Restoration – Leipzig – 1980

Leipzig, a city with a rich historical past, is home to a treasure from times gone by - the Mendebrunnen. This majestic neo-baroque fountain, built in 1886, sits proudly on Augustusplatz and tells a fascinating story.

Created by the talented architects Adolf Gnauth and Jacob Ungerer, the Mendebrunnen is a living testament to the former glory of Augustusplatz, once considered one of the most magnificent city squares in Europe. But the name of the fountain tells an even more interesting story. It owes its name to Marianne Pauline Mende, a remarkable woman of the 19th century.

Marianne Pauline Mende, the widow of the Leipzig merchant, banker and patron of the arts Carl Mende, left in her will the donation of a fountain to beautify the city. However, the construction costs exceeded the endowment sum. With the help of the estate of banker and merchant Franz Dominic Grassi, the fountain was finally built.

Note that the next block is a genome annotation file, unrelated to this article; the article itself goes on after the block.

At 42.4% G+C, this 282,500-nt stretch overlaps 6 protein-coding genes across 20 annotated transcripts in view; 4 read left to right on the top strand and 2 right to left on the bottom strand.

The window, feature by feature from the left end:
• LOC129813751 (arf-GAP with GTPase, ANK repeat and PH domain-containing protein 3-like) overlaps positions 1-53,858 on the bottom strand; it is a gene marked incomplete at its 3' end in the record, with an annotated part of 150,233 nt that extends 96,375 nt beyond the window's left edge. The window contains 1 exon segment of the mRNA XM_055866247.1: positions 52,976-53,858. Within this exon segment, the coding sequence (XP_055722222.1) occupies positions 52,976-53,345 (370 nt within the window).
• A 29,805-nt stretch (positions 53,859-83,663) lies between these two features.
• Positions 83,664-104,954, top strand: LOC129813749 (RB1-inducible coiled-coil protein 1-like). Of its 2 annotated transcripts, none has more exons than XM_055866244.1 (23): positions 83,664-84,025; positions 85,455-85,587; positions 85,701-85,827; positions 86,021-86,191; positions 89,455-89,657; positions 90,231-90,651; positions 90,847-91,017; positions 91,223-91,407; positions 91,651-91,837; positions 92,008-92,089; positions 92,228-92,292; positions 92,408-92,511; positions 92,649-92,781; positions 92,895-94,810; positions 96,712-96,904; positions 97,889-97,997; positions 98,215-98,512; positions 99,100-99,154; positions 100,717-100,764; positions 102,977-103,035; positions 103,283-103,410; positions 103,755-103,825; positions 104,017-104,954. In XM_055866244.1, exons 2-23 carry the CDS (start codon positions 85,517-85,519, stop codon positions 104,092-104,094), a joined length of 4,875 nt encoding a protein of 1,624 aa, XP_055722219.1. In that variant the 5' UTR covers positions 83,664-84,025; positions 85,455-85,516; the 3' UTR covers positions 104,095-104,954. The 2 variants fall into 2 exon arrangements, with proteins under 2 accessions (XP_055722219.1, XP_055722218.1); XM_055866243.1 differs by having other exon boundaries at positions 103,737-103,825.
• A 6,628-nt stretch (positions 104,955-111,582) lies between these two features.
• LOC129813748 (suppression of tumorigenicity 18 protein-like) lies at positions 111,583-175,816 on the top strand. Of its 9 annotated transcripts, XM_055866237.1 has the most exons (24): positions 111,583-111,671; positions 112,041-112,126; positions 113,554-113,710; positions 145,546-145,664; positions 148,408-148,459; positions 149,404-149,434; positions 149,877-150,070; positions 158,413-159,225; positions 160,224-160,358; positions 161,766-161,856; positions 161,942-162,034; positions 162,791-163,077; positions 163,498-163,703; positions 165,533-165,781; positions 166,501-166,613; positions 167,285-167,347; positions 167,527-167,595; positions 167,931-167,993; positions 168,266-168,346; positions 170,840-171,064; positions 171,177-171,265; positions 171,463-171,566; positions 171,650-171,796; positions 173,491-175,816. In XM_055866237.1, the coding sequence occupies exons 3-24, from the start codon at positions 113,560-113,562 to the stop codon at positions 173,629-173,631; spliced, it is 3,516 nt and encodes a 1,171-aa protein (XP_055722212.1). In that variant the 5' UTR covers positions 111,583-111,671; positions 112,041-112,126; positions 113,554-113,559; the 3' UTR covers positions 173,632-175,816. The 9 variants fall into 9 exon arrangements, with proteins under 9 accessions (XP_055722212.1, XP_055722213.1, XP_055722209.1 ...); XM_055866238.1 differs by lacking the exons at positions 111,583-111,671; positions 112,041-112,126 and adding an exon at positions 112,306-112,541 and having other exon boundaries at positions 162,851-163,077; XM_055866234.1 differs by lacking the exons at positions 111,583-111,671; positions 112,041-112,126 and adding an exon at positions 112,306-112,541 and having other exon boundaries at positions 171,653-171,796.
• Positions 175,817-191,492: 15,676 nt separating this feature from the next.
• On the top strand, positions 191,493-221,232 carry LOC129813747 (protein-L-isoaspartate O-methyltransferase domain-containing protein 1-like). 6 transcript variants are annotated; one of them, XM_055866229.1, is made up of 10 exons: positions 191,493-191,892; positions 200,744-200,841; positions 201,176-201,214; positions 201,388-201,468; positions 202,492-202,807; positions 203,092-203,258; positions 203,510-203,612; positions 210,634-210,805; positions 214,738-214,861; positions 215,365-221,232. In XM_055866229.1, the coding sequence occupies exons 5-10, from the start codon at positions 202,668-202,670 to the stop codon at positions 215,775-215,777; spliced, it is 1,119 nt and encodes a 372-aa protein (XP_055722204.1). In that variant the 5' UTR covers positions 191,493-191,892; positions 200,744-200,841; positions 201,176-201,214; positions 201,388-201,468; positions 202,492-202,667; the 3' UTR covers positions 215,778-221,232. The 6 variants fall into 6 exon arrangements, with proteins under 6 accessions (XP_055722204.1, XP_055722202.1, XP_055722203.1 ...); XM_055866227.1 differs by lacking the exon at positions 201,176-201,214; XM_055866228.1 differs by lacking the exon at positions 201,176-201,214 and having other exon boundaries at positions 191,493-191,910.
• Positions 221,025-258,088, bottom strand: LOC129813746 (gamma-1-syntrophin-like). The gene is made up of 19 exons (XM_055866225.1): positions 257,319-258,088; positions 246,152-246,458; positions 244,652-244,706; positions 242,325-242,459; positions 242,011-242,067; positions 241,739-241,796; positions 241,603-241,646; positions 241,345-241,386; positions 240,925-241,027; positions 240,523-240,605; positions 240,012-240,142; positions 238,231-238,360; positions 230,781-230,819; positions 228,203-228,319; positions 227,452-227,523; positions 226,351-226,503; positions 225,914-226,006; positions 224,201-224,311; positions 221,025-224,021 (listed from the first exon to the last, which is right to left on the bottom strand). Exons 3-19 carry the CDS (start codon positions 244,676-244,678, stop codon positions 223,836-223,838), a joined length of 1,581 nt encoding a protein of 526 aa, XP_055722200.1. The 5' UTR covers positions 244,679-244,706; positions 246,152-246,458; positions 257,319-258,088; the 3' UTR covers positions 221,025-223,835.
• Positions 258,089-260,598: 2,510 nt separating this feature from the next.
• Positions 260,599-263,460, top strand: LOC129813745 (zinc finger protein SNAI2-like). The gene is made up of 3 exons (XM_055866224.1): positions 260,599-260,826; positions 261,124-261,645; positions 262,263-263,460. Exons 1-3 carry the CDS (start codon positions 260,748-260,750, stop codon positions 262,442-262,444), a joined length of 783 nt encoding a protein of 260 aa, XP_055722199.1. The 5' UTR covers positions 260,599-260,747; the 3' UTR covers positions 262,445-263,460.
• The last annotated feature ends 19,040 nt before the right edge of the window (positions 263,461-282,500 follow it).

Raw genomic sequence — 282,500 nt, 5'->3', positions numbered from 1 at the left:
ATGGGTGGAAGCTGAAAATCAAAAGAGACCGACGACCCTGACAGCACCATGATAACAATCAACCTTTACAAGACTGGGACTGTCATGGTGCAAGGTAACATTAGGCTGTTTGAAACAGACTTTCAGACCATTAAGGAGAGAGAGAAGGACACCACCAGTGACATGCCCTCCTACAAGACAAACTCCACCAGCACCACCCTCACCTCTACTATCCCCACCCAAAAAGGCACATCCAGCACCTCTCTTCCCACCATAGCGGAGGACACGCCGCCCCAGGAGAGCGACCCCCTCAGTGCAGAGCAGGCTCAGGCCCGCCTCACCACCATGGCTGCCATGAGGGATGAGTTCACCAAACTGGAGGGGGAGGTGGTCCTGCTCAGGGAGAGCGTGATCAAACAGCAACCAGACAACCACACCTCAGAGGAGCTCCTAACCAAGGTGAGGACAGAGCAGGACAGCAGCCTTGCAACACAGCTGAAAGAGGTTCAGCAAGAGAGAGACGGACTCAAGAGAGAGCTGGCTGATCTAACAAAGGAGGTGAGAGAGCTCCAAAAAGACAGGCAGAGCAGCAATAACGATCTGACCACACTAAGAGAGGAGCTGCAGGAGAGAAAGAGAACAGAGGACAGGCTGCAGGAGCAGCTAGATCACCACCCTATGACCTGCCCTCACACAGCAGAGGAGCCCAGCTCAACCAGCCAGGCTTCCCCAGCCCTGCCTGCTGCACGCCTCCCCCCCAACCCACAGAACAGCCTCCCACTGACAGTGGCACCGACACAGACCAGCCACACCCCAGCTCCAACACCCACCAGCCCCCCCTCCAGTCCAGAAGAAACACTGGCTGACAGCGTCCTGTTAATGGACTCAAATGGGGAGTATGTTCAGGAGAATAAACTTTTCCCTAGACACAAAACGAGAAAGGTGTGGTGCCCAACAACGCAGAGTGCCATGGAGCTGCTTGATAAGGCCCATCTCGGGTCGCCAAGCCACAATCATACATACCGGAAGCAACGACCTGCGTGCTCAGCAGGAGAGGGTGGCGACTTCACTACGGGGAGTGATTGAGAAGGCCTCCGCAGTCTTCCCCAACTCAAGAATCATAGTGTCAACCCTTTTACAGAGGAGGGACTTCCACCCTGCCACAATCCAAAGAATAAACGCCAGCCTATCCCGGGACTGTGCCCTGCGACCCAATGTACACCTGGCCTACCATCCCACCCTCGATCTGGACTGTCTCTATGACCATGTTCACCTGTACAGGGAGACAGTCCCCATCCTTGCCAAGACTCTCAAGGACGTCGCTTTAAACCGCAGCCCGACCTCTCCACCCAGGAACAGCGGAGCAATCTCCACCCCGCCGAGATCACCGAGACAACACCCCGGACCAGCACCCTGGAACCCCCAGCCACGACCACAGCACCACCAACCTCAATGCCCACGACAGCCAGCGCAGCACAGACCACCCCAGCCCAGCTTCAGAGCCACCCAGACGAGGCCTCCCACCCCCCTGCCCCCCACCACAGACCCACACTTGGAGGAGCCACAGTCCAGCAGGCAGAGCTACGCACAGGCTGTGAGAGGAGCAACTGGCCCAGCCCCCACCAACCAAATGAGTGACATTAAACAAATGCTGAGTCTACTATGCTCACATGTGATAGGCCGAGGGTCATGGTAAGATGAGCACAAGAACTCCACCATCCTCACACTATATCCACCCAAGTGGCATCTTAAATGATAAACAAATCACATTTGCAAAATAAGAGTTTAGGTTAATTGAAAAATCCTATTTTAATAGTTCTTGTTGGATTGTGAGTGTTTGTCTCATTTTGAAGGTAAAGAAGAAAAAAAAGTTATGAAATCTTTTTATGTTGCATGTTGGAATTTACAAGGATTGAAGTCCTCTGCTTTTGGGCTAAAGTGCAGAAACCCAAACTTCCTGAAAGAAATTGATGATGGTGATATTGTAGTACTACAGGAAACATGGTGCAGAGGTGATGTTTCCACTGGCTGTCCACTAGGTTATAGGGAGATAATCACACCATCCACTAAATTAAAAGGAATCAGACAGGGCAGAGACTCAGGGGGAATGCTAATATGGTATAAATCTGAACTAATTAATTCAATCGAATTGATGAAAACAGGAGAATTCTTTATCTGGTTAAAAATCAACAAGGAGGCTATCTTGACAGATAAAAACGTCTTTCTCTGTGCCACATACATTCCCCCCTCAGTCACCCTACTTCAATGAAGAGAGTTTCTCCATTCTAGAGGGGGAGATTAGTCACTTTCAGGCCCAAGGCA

The Mende Fountain itself is a masterpiece of neo-baroque architecture that brings Roman flair to Augustusplatz. The design was inspired by famous Roman fountains such as the Trevi Fountain in Rome. With its allegorical figures, including Tritons, Nereids and Hippocamps, the fountain tells the story of water as a life-giving force and economic asset for Leipzig.

Despite the changes to Augustusplatz over the years, the Mende Fountain retains its unique charisma. It is not only a historical monument, but also a popular spot for passers-by and photographers who admire the beauty and history of this jewel. The Mendebrunnen is an indispensable part of Leipzig's cultural heritage and a fascinating testimony to times gone by.